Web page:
Style Arc Parker Tunic in Knit or Woven

The Parker Tunic by Style Arc is a super versatile garment.

Parker Tunic by Style Arc

The V-neck top has cap sleeves and shaped hem. It’s designed for woven fabrics, such as silk, rayon, crepe or washed linen.

cap sleeve in knit tunic

To sew this pattern using a knit, choose a mediumweight knit and note the direction of most stretch. Carefully cut out the pattern pieces so the greatest stretch goes around the body (not up and down).

knit sewing tunic

The featured images are shown using a serger. Contrary to popular belief, you don’t have to use a “serger” thread in the serger! The featured sample showcases Sulky Poly Deco Thread and a 4-thread overlock stitch. You can also use a standard sewing machine with a stretch stitch selected on the machine.

To finish the serger stitches, where they are not sewn into the hem or seam, thread a hand sewing needle with the serger thread tail and weave it through the stitching. This is the cleanest way to finish the thread ends to prevent unraveling.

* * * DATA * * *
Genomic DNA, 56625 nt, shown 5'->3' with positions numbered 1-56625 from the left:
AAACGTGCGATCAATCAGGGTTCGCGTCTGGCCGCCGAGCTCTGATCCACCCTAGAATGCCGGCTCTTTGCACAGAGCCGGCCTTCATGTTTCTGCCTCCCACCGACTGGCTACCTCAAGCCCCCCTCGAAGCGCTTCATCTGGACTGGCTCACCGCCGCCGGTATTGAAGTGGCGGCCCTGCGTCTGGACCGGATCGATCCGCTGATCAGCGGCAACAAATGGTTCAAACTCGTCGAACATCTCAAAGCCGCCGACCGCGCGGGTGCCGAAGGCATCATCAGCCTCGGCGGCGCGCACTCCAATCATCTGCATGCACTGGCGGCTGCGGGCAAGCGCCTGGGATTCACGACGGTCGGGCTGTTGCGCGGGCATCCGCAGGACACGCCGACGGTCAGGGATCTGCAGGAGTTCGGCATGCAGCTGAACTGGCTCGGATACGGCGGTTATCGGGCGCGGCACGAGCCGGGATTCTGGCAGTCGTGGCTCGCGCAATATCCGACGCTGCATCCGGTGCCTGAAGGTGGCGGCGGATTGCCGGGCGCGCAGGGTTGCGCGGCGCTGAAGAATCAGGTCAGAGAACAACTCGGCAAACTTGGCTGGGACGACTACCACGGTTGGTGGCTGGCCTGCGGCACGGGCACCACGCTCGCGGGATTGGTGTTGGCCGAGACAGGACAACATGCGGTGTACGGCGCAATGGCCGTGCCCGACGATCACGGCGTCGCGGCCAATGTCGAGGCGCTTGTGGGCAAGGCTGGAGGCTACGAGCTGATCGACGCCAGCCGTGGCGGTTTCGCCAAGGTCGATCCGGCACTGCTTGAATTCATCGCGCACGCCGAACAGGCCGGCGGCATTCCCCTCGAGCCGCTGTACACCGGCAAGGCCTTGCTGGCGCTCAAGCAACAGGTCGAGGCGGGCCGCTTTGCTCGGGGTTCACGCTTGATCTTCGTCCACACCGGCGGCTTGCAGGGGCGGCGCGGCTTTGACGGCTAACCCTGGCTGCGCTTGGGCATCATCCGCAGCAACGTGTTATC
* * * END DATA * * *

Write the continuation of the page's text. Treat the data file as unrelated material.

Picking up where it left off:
sewing knits with serger

This pattern has darts for shaping on the front piece. When working with a knit, you can close the dart on the pattern piece and then cut the fabric. Since the knit fabric has stretch you shouldn’t need the dart for more room around a curvy shape. But, you can also leave the dart in for a style option.

Consider going down a full size when sewing a knit in place of a woven for the Parker Tunic. Or, simply cut off the seam allowances to sew it a bit smaller than the original intended design.

Not all patterns are easily adapted for knit fabrics, so if you’re a beginner sewists or a newbie to garment sewing, be sure to sew a test garment to ensure desired results. Or, always look for “designed for knits” on the pattern before purchasing!


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I am the Director of Content for Sulky of America. The former Editor in Chief of Sew News and Creative Machine Embroidery magazines, I hosted Sew it All TV on PBS for nine seasons. I've appeared on It's Sew Easy on PBS, DIY Network's Uncommon Threads, Hallmark's Marie Osmond Show, MacPhee Workshop and more! Come sew with me!